EON Magazine Issue #001


EON Magazine / Issue #001 / Autumn 2005

I’ve wanted to do little capsule reviews of EVE’s magazine for a long time now.  I figured hey, no time like the present, and what better place to start than the beginning.

EON is EVE Online’s official magazine, and as such has a considerable uphill battle ahead.  Lets face it, EVE as a game is pretty niche, but that niche game gets its own print magazine?  Right from the start this is a serious limitation to the mag, and one which I’m sure everyone involved in the production was aware of right from the start.  The solution to the problem ended up being a simple one: make the magazine special.

The table of contents of the premiere edition contain the following featured articles, crammed into its inaugural 66 pages:

  • Cover Story: Super Size EVE
  • In Crowds: Kjartan Pierre Emilsson (CCP LeKjart), B. Borkur Eiriksson
  • Chronicles: “Exchange Rate”, “Legionnaire”, “Are You Clonesome Tonight”, “Bedtime Story”
  • In Characters: Freewheeling, Cyvok, Trigger
  • Online: The EVE-I Story
  • Testflight: Heavy Assault Cruisers
  • Insider’s Guides: Navigation, Trading

eon1Gracing the cover of this issue is an introduction to the then-upcoming Kali expansion, bringing the promise of the large-scale ship classes to the game.  There’s some great stuff here, with Nathan Richardsson (CCP Oveur) describing the intended vision of how the behemoths will integrate into various aspects of EVE.  A lot of this is amusing to read in hindsight, knowing now players use capital ships currently in EVE and how they’ve been adjusted by the developers from carriers on up to Titans since their implementation; however, there’s also the inherent promise in an article like this, whereby you can see what they wanted to do with them.  You really get the sense that they don’t just throw these things in just because they’re cool looking.

“In Crowd” articles focus on the people behind the game, and this edition brings us two of them. In the first, showcasing then-lead designer LeKjart, EON poses the question of what we can expect in EVE circa 2010.  The answer: a mix of genres, including but not limited to RTS and … FPS?  Battlefield-style gameplay in ambulation, yes please.  We’re then treated to insight from Borkur Eiriksson, who pretty much anyone who pays attention will know as the man behind those fantastic illustrations which accompany some of EVE’s online marketing and Chronicles efforts.  The man’s list of movie favorites reads like my own almost verbatim, and the article gives some great answers to great questions, such as (paraphrasing) “what single piece of art would you run to save if CCP was under attack by pirates?”.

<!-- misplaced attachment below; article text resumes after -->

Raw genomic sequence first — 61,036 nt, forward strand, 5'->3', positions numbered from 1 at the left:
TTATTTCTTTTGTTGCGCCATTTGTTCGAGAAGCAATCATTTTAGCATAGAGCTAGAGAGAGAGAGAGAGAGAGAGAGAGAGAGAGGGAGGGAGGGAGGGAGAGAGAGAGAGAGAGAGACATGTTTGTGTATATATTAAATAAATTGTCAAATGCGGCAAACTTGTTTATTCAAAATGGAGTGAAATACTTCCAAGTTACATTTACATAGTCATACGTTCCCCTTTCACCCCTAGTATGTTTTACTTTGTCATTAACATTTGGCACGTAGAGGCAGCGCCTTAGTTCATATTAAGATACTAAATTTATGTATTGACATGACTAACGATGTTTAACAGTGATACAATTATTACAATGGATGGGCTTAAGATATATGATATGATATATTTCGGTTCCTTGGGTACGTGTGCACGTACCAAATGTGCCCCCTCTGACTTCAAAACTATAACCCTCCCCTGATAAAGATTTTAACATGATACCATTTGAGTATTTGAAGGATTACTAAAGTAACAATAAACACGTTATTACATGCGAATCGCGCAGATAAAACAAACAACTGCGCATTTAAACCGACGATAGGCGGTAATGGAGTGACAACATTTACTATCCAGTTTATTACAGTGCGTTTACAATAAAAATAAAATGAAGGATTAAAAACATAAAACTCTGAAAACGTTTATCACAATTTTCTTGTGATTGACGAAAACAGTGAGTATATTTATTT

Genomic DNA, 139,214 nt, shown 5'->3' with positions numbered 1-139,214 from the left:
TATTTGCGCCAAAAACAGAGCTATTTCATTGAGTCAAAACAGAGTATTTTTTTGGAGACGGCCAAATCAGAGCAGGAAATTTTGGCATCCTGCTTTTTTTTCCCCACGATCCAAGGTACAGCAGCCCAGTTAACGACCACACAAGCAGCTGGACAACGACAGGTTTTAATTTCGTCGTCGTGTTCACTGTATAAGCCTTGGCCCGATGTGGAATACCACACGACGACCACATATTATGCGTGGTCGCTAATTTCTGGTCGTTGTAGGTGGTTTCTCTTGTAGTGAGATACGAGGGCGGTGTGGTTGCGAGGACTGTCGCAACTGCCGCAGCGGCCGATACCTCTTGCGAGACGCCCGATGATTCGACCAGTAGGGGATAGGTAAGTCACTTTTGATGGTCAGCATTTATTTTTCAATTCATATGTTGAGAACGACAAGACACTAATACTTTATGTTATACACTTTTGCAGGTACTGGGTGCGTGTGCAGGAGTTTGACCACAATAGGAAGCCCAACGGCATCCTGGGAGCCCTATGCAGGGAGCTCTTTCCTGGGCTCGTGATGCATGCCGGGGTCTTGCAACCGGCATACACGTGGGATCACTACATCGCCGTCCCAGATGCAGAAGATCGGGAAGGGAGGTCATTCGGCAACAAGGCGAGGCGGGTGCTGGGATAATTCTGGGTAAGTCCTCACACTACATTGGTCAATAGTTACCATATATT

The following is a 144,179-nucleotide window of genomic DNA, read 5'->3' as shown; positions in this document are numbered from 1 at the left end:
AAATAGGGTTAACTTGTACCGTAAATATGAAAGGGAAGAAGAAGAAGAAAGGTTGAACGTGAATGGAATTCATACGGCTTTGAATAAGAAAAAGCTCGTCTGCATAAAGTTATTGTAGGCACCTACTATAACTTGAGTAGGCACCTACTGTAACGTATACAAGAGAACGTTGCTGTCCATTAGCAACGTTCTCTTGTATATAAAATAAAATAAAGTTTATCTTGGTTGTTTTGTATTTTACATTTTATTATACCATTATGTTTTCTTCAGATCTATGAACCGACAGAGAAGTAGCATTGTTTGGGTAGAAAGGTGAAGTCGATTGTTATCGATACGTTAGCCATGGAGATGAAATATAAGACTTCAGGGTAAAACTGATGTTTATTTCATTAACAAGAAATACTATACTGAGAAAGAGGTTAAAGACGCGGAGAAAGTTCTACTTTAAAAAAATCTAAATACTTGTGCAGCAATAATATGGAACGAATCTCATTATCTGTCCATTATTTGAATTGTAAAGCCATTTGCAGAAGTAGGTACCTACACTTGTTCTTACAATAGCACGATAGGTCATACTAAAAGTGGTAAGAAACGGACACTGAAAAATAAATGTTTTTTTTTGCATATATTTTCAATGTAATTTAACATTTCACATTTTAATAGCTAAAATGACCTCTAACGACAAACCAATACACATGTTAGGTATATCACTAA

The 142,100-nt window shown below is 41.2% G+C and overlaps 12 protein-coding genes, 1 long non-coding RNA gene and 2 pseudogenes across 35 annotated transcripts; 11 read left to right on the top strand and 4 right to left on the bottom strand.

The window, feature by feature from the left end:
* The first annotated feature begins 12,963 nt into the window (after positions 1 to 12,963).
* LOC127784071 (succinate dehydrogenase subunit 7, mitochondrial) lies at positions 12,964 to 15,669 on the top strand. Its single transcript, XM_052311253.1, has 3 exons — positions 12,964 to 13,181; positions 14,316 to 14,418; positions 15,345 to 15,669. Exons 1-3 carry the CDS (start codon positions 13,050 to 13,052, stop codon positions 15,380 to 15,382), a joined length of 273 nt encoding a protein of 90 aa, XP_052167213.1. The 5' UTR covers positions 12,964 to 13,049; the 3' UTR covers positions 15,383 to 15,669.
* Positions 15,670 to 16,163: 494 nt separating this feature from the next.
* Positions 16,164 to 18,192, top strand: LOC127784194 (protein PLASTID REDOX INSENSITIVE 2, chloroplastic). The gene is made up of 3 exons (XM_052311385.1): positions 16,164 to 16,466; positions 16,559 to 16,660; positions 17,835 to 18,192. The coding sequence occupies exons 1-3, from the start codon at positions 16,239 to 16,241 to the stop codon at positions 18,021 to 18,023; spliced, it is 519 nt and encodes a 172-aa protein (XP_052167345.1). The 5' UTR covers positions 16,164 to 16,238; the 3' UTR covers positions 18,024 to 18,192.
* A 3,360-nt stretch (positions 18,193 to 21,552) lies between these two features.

The Chronicles in EON are a departure from the ones found on the website, in that they are written by members of the community, garnished with artwork from CCP’s art department which is inspired by the submitted story.  Issue #001 does not skimp on this content, handing you four short stories to read.

Exchange Rate by Tom Czerniawski tells the tale of a pilot’s first foray into space as part of the State War Academy.  It’s an interesting take on a moment all new players to EVE go through, though the delivery is slightly overdone at points.

Legionnaire by Jacob Lounsbury takes you to a place we’ve all wanted to go in EVE: tactical squad based shootouts.  I love the style of this one, with the visual writing style really punctuated by one of the coolest bits of artwork to come out of EVE’s art group.  Action oriented, and probably the most serious of the stories in this issue.

Are You Clonesome Tonight? by Richard James gets the award for the cleverest title.  Experience cloning from the standpoint of those keeping the vats running.

Bedtime Story by Tom Czerniawski is a second offering by this author this issue, by far the most creative of the four.  A long lost group of early EVE cluster citizens return for a homecoming you’ll never expect.

DigitalCommunist takes on the first Testflight article, a series which gives commentary on a particular class of ship and discusses the strengths and weaknesses of each other.  He starts with the Heavy Assault Cruiser, a ship which was relatively new at the time of printing.  It’s not as much of a specific technical comparison, but the discussion dealt mostly with the broad details of their intended roles and how successful they are at them.  It’s a good taste of information for pilots considering flying that class of ships.